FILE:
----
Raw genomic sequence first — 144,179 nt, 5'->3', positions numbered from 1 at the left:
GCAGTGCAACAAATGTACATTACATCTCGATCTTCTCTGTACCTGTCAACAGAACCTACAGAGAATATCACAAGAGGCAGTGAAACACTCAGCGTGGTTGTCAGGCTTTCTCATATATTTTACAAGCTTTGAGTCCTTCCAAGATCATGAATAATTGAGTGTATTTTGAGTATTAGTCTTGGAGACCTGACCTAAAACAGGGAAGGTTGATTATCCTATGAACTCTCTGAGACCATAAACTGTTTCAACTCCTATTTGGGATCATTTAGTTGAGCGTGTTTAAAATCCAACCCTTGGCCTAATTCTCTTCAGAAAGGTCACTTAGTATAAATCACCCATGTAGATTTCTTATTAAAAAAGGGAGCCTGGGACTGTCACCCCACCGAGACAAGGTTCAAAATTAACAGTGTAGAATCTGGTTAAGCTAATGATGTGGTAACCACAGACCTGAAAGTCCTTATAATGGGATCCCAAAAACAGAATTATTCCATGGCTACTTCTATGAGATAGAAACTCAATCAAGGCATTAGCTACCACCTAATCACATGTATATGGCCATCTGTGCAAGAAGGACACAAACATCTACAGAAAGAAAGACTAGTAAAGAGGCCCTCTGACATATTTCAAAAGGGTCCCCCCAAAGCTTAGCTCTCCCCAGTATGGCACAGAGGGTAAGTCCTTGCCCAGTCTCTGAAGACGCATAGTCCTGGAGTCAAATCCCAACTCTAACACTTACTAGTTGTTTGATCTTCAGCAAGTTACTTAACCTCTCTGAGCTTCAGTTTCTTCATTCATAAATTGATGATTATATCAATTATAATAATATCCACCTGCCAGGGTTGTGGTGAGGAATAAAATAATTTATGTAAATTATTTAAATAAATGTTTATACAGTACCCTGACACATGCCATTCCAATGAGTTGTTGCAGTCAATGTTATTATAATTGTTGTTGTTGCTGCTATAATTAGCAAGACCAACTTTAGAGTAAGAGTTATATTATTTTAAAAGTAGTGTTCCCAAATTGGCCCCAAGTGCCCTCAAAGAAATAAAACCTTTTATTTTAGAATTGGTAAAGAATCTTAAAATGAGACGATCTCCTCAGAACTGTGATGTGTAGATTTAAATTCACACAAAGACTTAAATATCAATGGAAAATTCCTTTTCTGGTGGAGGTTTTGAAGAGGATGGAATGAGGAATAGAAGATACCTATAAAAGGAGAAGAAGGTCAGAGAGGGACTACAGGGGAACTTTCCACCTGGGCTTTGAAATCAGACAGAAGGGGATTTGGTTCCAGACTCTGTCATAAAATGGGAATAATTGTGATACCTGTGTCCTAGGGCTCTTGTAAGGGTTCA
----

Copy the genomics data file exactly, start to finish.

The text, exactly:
Raw genomic sequence first — 144,179 nt, 5'->3', positions numbered from 1 at the left:
GCAGTGCAACAAATGTACATTACATCTCGATCTTCTCTGTACCTGTCAACAGAACCTACAGAGAATATCACAAGAGGCAGTGAAACACTCAGCGTGGTTGTCAGGCTTTCTCATATATTTTACAAGCTTTGAGTCCTTCCAAGATCATGAATAATTGAGTGTATTTTGAGTATTAGTCTTGGAGACCTGACCTAAAACAGGGAAGGTTGATTATCCTATGAACTCTCTGAGACCATAAACTGTTTCAACTCCTATTTGGGATCATTTAGTTGAGCGTGTTTAAAATCCAACCCTTGGCCTAATTCTCTTCAGAAAGGTCACTTAGTATAAATCACCCATGTAGATTTCTTATTAAAAAAGGGAGCCTGGGACTGTCACCCCACCGAGACAAGGTTCAAAATTAACAGTGTAGAATCTGGTTAAGCTAATGATGTGGTAACCACAGACCTGAAAGTCCTTATAATGGGATCCCAAAAACAGAATTATTCCATGGCTACTTCTATGAGATAGAAACTCAATCAAGGCATTAGCTACCACCTAATCACATGTATATGGCCATCTGTGCAAGAAGGACACAAACATCTACAGAAAGAAAGACTAGTAAAGAGGCCCTCTGACATATTTCAAAAGGGTCCCCCCAAAGCTTAGCTCTCCCCAGTATGGCACAGAGGGTAAGTCCTTGCCCAGTCTCTGAAGACGCATAGTCCTGGAGTCAAATCCCAACTCTAACACTTACTAGTTGTTTGATCTTCAGCAAGTTACTTAACCTCTCTGAGCTTCAGTTTCTTCATTCATAAATTGATGATTATATCAATTATAATAATATCCACCTGCCAGGGTTGTGGTGAGGAATAAAATAATTTATGTAAATTATTTAAATAAATGTTTATACAGTACCCTGACACATGCCATTCCAATGAGTTGTTGCAGTCAATGTTATTATAATTGTTGTTGTTGCTGCTATAATTAGCAAGACCAACTTTAGAGTAAGAGTTATATTATTTTAAAAGTAGTGTTCCCAAATTGGCCCCAAGTGCCCTCAAAGAAATAAAACCTTTTATTTTAGAATTGGTAAAGAATCTTAAAATGAGACGATCTCCTCAGAACTGTGATGTGTAGATTTAAATTCACACAAAGACTTAAATATCAATGGAAAATTCCTTTTCTGGTGGAGGTTTTGAAGAGGATGGAATGAGGAATAGAAGATACCTATAAAAGGAGAAGAAGGTCAGAGAGGGACTACAGGGGAACTTTCCACCTGGGCTTTGAAATCAGACAGAAGGGGATTTGGTTCCAGACTCTGTCATAAAATGGGAATAATTGTGATACCTGTGTCCTAGGGCTCTTGTAAGGGTTCA